Safe(ty) and sound

Safety students get real life experience

Contributed by Justin Deflumeri

Jack Hanson

Student Life Editor

Safety students took on the role of safety professionals for their senior capstone projects.

Every senior who studies safety is required to take the capstone course. According to Brian Bethel, Assistant Clinical Professor and advisor for the Safety and Occupational Health Applied Sciences (SOHAS) department said that the capstone courses switched from classroom-based learning to experience-based last fall. He said he reached out to several employees and employers reached out to him in hopes of finding good placements for the students.

Justin Deflumeri, a Health and Safety manager for Monogram Foods and alumni of Keene State, reached out to Bethel in hopes of having students get involved in the company for their capstone. Bethel said that he thought teaming up with Monogram would be a great learning experience for students.

“Monogram was a particularly attractive business for a couple of reasons. One, very high speed manufacturing. So what does that? Everything is moving at a faster pace, the cadence is high, you have to learn how to adapt to a fast paced environment when you leave college and go off into the workforce so it was a great learning tool for our students,” Bethel said. “Secondly, their primary risk that they wanted us to work with was noise exposure and noise is one of the omnipresent hazards in the workplace. It’s present in manufacturing work sites, it’s present in service industry, it’s present in construction. So it’s horizontal across where our students go to work…so the learning was horizontal for our students.”

Monogram Foods is a company that manufactures and markets meat products, snacks and appetizers. Deflumeri said that the company preaches family and values its employees. He said he reached out to Bethel so students could get real life experience and learn what it’s like to be a safety professional. He recalled his time as a student and his frustration with his own work site manager and said he wanted to be there for the students and help them in anyway he can.

From the end of February to early April, Deflumeri worked with a group of students to figure out if the noise exposure at the Monogram foods facility in Wilmington Massachusetts followed the guidelines of NIOSH (National Institute for Occupational Safety and Health) and OSHA (Occupational Safety and Health Administration).

On April 6, the students presented at Keene State to peers and professionals about their experience. Eric Sbona, a senior at Keene State and one of the student professionals working alongside Deflumeri, described his experience collecting noise samples involving the technique of sound mapping. Sbona said, “You take a small handheld machine and you go around and you take point samples. So that tells you how many decibels you are receiving in that area. So the areas with the highest decibel, that’s where went on to do this thing called dosimetry reading. Now dosimetry reading, it’s a small monitor you hook onto the employee and it takes readings of the noise that is constantly going by them so it’s based on an eight hour time period.” From there, he and his partner Denise Perera were able to average the decibels for each worker and found that in the area they worked in was actually underexposed and concluded that at least in that specific area, that Monogram did not have to implement a hearing conservation program or change the way their process currently functions.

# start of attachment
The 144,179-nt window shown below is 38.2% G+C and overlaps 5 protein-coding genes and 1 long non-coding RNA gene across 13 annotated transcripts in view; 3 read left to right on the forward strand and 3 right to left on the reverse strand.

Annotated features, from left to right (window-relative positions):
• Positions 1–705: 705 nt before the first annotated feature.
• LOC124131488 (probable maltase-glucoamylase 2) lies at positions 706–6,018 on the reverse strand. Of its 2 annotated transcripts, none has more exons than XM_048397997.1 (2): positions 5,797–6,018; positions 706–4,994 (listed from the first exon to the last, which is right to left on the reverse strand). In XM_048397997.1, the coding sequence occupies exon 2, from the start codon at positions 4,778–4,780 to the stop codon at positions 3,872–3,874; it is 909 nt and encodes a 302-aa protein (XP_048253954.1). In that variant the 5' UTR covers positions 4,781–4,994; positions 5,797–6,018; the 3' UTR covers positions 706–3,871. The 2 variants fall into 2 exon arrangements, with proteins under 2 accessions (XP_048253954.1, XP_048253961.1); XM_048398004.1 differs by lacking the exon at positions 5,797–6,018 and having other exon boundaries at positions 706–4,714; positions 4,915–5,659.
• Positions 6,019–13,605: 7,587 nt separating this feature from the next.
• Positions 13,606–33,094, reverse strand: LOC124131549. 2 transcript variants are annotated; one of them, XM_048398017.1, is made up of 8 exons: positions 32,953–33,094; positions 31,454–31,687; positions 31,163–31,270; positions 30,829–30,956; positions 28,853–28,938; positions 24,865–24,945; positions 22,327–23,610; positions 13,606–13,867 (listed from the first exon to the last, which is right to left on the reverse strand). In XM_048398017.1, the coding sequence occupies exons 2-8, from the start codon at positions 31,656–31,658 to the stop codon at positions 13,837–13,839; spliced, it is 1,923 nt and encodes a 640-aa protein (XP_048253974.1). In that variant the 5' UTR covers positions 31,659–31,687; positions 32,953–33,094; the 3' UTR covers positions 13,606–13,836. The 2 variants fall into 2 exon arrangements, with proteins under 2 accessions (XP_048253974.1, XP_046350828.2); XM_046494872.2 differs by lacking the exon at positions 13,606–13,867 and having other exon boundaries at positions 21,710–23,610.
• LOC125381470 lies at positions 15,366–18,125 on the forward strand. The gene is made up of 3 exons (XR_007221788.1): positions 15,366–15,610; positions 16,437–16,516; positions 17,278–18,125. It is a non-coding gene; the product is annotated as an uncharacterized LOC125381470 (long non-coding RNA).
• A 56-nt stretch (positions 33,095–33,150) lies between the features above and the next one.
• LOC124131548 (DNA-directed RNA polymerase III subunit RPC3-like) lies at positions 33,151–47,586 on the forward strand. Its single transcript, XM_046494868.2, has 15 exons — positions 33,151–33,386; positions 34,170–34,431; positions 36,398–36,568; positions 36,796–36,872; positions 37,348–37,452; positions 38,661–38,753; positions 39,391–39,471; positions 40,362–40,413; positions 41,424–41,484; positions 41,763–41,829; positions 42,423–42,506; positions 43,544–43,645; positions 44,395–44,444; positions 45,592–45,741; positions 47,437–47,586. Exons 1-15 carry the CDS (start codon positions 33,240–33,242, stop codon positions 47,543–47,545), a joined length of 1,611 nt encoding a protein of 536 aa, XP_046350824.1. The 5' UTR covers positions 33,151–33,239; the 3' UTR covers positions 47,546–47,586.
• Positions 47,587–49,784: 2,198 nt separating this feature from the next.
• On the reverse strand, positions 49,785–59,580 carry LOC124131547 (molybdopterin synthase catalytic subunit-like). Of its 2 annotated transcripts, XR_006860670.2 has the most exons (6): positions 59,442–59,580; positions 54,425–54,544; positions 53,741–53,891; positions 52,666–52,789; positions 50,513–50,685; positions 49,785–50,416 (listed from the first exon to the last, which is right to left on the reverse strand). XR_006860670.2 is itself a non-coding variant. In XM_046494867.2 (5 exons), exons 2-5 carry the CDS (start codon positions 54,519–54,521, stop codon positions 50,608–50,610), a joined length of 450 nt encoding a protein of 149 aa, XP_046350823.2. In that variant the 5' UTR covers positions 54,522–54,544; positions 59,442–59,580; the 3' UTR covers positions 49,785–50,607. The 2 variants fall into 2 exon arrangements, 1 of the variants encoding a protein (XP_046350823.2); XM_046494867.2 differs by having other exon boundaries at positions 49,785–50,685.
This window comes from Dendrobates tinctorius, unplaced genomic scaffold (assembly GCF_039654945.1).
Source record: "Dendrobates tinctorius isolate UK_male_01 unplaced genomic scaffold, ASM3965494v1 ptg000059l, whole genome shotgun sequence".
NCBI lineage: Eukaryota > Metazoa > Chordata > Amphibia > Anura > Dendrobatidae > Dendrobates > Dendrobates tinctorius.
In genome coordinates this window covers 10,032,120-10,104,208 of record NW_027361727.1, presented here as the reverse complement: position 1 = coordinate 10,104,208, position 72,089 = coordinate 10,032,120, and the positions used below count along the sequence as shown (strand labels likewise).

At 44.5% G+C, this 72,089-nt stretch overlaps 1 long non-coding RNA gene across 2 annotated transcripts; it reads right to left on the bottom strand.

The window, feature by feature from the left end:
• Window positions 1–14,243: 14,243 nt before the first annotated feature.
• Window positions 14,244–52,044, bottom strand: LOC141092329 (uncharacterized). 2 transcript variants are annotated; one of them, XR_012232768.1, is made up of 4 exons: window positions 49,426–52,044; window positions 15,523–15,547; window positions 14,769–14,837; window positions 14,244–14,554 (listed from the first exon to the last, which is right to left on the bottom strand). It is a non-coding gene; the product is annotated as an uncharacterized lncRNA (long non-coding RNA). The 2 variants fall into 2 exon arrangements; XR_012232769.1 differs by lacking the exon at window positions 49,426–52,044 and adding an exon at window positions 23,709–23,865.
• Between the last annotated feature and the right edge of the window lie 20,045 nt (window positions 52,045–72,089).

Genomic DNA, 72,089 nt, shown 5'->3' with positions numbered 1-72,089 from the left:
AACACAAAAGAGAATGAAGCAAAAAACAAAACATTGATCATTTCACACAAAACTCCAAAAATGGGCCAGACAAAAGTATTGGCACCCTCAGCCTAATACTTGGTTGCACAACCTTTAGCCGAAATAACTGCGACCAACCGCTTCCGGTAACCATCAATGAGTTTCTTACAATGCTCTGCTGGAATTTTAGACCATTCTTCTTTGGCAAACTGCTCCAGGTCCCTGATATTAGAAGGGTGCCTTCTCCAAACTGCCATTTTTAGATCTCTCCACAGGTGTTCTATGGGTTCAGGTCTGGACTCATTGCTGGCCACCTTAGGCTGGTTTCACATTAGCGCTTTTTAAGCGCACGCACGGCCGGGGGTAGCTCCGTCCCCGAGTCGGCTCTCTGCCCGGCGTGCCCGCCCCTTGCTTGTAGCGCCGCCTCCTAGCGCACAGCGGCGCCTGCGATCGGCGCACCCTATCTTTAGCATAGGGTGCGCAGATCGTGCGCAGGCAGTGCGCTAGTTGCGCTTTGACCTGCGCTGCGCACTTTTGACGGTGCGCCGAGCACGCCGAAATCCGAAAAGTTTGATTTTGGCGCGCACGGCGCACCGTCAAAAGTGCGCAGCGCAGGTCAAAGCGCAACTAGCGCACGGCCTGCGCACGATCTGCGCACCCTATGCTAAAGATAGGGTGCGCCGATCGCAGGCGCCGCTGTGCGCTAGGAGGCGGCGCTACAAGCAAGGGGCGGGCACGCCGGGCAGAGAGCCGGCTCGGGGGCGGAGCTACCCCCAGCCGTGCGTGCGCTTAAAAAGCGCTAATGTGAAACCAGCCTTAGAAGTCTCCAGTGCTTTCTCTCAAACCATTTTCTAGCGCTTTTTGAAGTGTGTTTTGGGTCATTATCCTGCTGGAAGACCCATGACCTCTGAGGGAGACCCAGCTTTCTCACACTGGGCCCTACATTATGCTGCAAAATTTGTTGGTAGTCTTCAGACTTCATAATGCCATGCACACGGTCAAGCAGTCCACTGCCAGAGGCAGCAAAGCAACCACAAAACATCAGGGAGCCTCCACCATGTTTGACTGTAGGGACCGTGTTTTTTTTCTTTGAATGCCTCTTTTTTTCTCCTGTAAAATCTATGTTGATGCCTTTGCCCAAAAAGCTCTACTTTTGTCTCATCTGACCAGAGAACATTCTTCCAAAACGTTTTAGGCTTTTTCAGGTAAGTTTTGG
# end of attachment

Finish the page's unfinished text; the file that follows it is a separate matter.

Partners Jake Driscoll and Lydia St. Pierre did not respond in time to comment but also presented on noise monitoring and concluded the same results. Michael McDonough and Michael Varney were assigned to perform Job Hazard Analysis’ (JHA’s) for all of the job stations on Monogram Food’s newest product line. According to their presentation, they were able to identify the possible hazards from conveyor belts, pallet stacking positions, packaging machines and the box making machine and come up with real life solutions to combat the problems.

Perera and Sbona both said that the experience gave them confidence in going out in the field and wanted to give thanks to Deflumeri.

“I think that definitely Justin made the experience a lot better. He was super open, fun, and he made the experience like a lot easier than I thought it was going to be. A lot of other students kind of had not the best experience at their work sites just because it was either super loud or boring but Justin really made it fun and really made it an easy experience and he also taught us a lot. I think all and all it was a really good experience for us as seniors, as a capstone project to be able to go out there and do real work,” said Perera.

Sbona said, “He just showed us that safety can be enjoyable too, you know, it doesn’t have to be something that is like a burden. He was having a good time, it seemed like all the workers loved him and the workers even showed us the same sort of love so it was great it was really good experience and I think Justin, I think Monogram foods and I think the relationship with them and the safety program should continue because its super beneficial.”

Deflumeri said that one of the best things Monogram could have done was partnering with Keene State and admired the students’ drive, “as much as it was, they  were very thankful and it was an honor for me to see how much passion and energy they have for the projects. They took everything with responsibility and it’s like they were the professionals working the job.”

Bethel, Deflumeri, Perera and Sbona all said that they hope that Keene State continues to work with Monogram in the future.

Jack Hanson can be contacted


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